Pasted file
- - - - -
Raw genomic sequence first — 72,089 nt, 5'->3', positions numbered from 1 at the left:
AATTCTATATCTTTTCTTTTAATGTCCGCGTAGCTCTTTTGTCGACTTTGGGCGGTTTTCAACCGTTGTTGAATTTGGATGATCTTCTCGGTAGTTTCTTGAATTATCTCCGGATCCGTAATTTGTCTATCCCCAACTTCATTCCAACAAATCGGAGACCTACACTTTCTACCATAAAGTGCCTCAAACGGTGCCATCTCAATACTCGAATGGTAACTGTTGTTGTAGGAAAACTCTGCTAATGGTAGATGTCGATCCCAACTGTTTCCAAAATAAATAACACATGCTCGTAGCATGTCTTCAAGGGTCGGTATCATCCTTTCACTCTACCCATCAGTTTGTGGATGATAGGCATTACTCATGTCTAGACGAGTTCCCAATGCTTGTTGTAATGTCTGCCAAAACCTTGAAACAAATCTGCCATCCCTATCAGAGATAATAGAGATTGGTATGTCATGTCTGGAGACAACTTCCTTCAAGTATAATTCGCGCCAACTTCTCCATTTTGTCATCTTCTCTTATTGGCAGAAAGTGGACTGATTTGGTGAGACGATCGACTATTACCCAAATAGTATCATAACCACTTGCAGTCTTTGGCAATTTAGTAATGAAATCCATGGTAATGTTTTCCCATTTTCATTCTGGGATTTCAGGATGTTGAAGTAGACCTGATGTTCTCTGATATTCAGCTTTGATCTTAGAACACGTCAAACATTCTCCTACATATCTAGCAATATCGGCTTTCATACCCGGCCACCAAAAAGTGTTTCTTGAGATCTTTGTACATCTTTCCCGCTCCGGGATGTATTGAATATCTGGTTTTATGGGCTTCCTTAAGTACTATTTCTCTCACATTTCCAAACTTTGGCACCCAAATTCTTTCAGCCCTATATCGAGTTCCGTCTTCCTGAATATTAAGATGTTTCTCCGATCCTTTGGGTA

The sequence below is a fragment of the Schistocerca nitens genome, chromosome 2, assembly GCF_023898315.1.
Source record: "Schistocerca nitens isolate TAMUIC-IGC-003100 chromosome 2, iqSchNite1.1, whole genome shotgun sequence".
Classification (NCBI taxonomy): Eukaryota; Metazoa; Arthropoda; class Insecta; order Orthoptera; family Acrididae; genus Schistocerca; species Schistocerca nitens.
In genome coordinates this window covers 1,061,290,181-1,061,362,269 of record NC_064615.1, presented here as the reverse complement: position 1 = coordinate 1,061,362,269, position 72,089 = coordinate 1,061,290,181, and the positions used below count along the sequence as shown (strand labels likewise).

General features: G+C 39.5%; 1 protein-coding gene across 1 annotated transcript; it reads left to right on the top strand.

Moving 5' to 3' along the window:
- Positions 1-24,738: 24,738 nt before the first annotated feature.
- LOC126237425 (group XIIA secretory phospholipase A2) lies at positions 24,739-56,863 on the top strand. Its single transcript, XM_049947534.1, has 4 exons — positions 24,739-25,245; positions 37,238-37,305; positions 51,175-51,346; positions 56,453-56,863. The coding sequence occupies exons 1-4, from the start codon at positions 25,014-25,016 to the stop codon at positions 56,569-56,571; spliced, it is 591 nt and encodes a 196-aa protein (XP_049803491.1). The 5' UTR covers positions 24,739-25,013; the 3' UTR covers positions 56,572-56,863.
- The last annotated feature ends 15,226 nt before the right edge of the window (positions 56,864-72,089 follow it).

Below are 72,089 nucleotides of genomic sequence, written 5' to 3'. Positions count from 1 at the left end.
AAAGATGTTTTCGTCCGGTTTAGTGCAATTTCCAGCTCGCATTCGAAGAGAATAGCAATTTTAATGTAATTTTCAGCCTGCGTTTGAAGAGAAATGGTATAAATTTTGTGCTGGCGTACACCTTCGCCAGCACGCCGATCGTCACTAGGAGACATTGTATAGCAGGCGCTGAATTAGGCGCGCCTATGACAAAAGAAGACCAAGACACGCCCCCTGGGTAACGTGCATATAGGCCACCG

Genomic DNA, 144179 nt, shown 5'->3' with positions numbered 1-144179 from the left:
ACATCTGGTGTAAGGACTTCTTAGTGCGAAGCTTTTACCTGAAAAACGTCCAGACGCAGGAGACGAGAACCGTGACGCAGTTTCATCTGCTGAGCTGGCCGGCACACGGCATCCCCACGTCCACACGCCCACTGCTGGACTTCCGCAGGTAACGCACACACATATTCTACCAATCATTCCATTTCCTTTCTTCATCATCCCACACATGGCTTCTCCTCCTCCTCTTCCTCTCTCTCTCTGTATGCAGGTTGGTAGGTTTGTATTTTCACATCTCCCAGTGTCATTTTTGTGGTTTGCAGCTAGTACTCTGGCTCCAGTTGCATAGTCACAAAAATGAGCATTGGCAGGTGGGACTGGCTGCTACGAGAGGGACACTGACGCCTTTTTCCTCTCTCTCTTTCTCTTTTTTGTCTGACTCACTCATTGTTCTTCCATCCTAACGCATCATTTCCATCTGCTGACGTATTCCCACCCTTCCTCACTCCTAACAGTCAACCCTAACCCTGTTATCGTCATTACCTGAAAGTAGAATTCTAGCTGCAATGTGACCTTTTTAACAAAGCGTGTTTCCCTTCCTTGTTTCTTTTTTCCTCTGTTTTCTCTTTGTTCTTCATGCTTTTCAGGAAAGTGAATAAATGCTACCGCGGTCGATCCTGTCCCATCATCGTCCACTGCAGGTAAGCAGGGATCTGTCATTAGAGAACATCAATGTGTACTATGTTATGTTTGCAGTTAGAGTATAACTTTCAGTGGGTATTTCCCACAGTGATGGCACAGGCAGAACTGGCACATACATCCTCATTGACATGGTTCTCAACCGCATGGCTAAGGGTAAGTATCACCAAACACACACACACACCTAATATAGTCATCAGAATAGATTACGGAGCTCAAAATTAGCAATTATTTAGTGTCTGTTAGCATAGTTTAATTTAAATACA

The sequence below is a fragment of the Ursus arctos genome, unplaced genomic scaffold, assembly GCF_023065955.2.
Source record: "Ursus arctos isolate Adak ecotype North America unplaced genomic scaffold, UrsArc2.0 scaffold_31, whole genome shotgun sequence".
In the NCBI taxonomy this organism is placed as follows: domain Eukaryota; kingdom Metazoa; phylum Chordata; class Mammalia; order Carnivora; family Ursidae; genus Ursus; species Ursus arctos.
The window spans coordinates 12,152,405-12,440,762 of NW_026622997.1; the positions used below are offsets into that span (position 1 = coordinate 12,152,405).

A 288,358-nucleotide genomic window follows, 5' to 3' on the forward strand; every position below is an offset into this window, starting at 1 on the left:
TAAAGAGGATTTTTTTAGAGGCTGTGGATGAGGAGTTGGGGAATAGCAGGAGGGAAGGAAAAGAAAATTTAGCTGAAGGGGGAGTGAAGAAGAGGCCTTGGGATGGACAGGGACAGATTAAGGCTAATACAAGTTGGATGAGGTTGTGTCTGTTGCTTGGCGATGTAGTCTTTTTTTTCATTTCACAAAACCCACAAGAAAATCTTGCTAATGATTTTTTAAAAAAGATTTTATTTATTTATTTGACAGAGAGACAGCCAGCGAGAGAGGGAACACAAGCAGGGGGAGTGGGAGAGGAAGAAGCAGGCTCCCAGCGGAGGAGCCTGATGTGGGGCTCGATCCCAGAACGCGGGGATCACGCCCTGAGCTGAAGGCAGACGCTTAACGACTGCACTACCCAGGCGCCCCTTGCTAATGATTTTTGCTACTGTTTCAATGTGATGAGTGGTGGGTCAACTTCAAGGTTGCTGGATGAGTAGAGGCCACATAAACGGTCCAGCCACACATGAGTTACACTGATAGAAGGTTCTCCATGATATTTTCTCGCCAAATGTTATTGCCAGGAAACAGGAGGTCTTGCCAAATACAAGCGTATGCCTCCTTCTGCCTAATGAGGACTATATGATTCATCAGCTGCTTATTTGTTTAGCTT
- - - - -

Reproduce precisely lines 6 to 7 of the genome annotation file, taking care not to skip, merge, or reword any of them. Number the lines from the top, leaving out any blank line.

In genome coordinates this window covers 1,061,290,181-1,061,362,269 of record NC_064615.1, presented here as the reverse complement: position 1 = coordinate 1,061,362,269, position 72,089 = coordinate 1,061,290,181, and the positions used below count along the sequence as shown (strand labels likewise).

General features: G+C 39.5%; 1 protein-coding gene across 1 annotated transcript; it reads left to right on the top strand.